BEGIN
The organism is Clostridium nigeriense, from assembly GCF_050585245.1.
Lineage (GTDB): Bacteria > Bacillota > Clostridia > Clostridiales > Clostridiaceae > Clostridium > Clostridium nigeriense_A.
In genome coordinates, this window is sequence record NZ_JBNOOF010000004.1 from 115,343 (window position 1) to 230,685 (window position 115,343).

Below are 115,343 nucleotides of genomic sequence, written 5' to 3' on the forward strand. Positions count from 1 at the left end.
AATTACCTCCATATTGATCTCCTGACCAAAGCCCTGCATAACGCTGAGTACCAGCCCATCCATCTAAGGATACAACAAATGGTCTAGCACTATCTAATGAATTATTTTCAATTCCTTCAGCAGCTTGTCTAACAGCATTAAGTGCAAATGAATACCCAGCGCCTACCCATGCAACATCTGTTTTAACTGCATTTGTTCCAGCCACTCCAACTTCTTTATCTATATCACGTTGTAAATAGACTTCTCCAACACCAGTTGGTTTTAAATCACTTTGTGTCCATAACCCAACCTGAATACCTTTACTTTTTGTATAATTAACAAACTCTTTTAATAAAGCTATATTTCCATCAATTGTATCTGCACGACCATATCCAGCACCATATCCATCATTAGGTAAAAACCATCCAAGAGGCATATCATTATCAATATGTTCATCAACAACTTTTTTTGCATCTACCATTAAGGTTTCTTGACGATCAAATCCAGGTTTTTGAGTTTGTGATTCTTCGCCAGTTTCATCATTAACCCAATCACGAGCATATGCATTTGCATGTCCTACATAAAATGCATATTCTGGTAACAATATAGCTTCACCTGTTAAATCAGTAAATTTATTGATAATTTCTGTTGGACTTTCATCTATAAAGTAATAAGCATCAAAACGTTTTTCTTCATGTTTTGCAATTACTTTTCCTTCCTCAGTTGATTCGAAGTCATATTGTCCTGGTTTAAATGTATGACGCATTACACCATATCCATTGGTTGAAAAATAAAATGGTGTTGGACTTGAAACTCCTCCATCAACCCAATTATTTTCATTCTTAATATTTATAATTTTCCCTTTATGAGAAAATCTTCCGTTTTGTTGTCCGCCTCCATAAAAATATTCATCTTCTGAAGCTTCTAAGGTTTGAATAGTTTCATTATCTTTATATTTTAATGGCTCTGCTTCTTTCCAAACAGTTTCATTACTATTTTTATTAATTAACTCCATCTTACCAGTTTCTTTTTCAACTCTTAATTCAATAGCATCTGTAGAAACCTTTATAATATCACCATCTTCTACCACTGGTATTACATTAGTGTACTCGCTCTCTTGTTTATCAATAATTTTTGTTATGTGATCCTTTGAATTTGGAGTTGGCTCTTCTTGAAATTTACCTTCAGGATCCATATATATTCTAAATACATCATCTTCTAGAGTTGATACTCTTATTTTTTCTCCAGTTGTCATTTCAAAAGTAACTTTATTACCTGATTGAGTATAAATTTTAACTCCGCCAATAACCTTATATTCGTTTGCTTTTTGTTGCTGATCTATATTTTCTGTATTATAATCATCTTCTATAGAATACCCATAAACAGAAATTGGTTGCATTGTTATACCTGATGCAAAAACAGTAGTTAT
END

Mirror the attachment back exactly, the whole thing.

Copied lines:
The organism is Clostridium nigeriense, from assembly GCF_050585245.1.
Lineage (GTDB): Bacteria > Bacillota > Clostridia > Clostridiales > Clostridiaceae > Clostridium > Clostridium nigeriense_A.
In genome coordinates, this window is sequence record NZ_JBNOOF010000004.1 from 115,343 (window position 1) to 230,685 (window position 115,343).

Below are 115,343 nucleotides of genomic sequence, written 5' to 3' on the forward strand. Positions count from 1 at the left end.
AATTACCTCCATATTGATCTCCTGACCAAAGCCCTGCATAACGCTGAGTACCAGCCCATCCATCTAAGGATACAACAAATGGTCTAGCACTATCTAATGAATTATTTTCAATTCCTTCAGCAGCTTGTCTAACAGCATTAAGTGCAAATGAATACCCAGCGCCTACCCATGCAACATCTGTTTTAACTGCATTTGTTCCAGCCACTCCAACTTCTTTATCTATATCACGTTGTAAATAGACTTCTCCAACACCAGTTGGTTTTAAATCACTTTGTGTCCATAACCCAACCTGAATACCTTTACTTTTTGTATAATTAACAAACTCTTTTAATAAAGCTATATTTCCATCAATTGTATCTGCACGACCATATCCAGCACCATATCCATCATTAGGTAAAAACCATCCAAGAGGCATATCATTATCAATATGTTCATCAACAACTTTTTTTGCATCTACCATTAAGGTTTCTTGACGATCAAATCCAGGTTTTTGAGTTTGTGATTCTTCGCCAGTTTCATCATTAACCCAATCACGAGCATATGCATTTGCATGTCCTACATAAAATGCATATTCTGGTAACAATATAGCTTCACCTGTTAAATCAGTAAATTTATTGATAATTTCTGTTGGACTTTCATCTATAAAGTAATAAGCATCAAAACGTTTTTCTTCATGTTTTGCAATTACTTTTCCTTCCTCAGTTGATTCGAAGTCATATTGTCCTGGTTTAAATGTATGACGCATTACACCATATCCATTGGTTGAAAAATAAAATGGTGTTGGACTTGAAACTCCTCCATCAACCCAATTATTTTCATTCTTAATATTTATAATTTTCCCTTTATGAGAAAATCTTCCGTTTTGTTGTCCGCCTCCATAAAAATATTCATCTTCTGAAGCTTCTAAGGTTTGAATAGTTTCATTATCTTTATATTTTAATGGCTCTGCTTCTTTCCAAACAGTTTCATTACTATTTTTATTAATTAACTCCATCTTACCAGTTTCTTTTTCAACTCTTAATTCAATAGCATCTGTAGAAACCTTTATAATATCACCATCTTCTACCACTGGTATTACATTAGTGTACTCGCTCTCTTGTTTATCAATAATTTTTGTTATGTGATCCTTTGAATTTGGAGTTGGCTCTTCTTGAAATTTACCTTCAGGATCCATATATATTCTAAATACATCATCTTCTAGAGTTGATACTCTTATTTTTTCTCCAGTTGTCATTTCAAAAGTAACTTTATTACCTGATTGAGTATAAATTTTAACTCCGCCAATAACCTTATATTCGTTTGCTTTTTGTTGCTGATCTATATTTTCTGTATTATAATCATCTTCTATAGAATACCCATAAACAGAAATTGGTTGCATTGTTATACCTGATGCAAAAACAGTAGTTAT